I’ll be 40 this year, and though my life is probably only half over, I have given up on the idea that my generation will be the one to change things. I’m not saying I’ll stop using my voice, but I think after the last five years, my hope is tempered by knowing I’ll be forced to wait.

The disappointment surrounding Warren’s concession isn’t just about the idea of a woman president. For a lot of us, she represented a return to something better in the White House, something that’s been missing since Obama’s departure. Empowerment. Inclusivity. Articulation.

Last month, Rebecca Woolf wrote:

Happy Presidents Day! I look forward to PROUDLY and PASSIONATELY supporting #elizabethwarrenforpresident in the California primaries because I believe she is, by far and away, the strongest, most articulate, clear-headed candidate.

I believe a #warren2020 presidency would be inclusive and fair, empowering the most vulnerable. I believe that Warren has the most hutzpah and integrity of any other candidate. That as president she will inspire and motivate other leaders (of all ages and stages) in our nation and worldwide to come together for a greater good.

I believe she has put more effort into fleshing out REAL CONSTRUCTIVE plans re: education, justice reform, the environment, healthcare, foreign policy, universal childcare amongst MANY other top tier issues (link in profile to read more about her plans) than any other candidate.

I believe that Warren is as empathic as she is fearless, as hard as she is soft; a lover and a fighter. And? I wholeheartedly believe that an @elizabethwarren presidency would enhance our humanity as citizens of this country and the world. ✊🇺🇸🤝🌎🙌

This is what we’re grieving today. It wasn’t just about the massive step of progress for women. It was about the return of love and kindness to an office where there has been none. It was about justice and reform and remembering what it feels like to have a president we are proud to call Commander in Chief.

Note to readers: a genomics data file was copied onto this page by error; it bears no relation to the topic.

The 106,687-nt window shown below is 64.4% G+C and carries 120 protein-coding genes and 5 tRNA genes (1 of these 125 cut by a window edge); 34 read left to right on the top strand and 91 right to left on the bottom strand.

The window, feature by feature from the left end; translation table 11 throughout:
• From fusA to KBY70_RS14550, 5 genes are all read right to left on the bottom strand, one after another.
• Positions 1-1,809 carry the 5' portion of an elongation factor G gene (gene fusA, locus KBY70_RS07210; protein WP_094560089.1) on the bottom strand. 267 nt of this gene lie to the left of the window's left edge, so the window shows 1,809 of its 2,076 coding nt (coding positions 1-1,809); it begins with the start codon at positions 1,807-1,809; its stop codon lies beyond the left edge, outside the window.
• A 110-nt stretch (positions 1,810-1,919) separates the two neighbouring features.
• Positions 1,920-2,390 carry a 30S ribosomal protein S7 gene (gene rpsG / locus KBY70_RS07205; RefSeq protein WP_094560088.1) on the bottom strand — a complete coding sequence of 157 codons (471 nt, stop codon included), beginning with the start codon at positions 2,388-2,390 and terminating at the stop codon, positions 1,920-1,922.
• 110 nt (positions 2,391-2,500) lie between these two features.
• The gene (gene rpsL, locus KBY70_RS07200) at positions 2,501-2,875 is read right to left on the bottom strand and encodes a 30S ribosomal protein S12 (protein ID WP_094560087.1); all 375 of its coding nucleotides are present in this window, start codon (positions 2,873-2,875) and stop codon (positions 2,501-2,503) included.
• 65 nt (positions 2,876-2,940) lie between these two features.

Instead, in November, I’ll support whatever candidate the DNC chooses. I’m about 99% sure that will be Joe Biden, another career politician with white skin, a penis, and allegations from multiple women of creepy behavior. Because instead of having the choice to support the person who I think would have done the best job, I’ll be supporting the person who is not Trump.

If I was home from work today, I would let myself have a good cry. I’ve been tearful and a little sniffly at my desk, but I’ve got it mostly under control. My heart hurts, so I’ll try to take comfort in some of the words Warren herself offered to her staff on their phone call this morning:

We ran from the heart. We ran on our values. We ran on treating everyone with respect and dignity. You know liberty green everything was key here — my personal favorites included the liberty green boas, liberty green sneakers, liberty green make up, liberty green hair, and liberty green glitter liberally applied. But it was so much more. Four-hour selfie lines and pinky promises with little girls. And a wedding at one of our town halls. And we were joyful and positive through all of it. We ran a campaign not to put people down, but to lift them up — and I loved pretty much every minute of it.

So take some time to be with your friends and family, to get some sleep, maybe to get that haircut you’ve been putting off — you know who I’m talking about. Do things to take care of yourselves, gather up your energy, because I know you are coming back. I know you — and I know that you aren’t ready to leave this fight.

So, I’ll take a day. Maybe more. I’ll let myself feel the utterly exhausted disappointment of once again watching old, white guys fight to be in charge. I’ll cry, and mourn, and move through it. Then, like all women do every day, I’m going to get back up, and remember how to fight.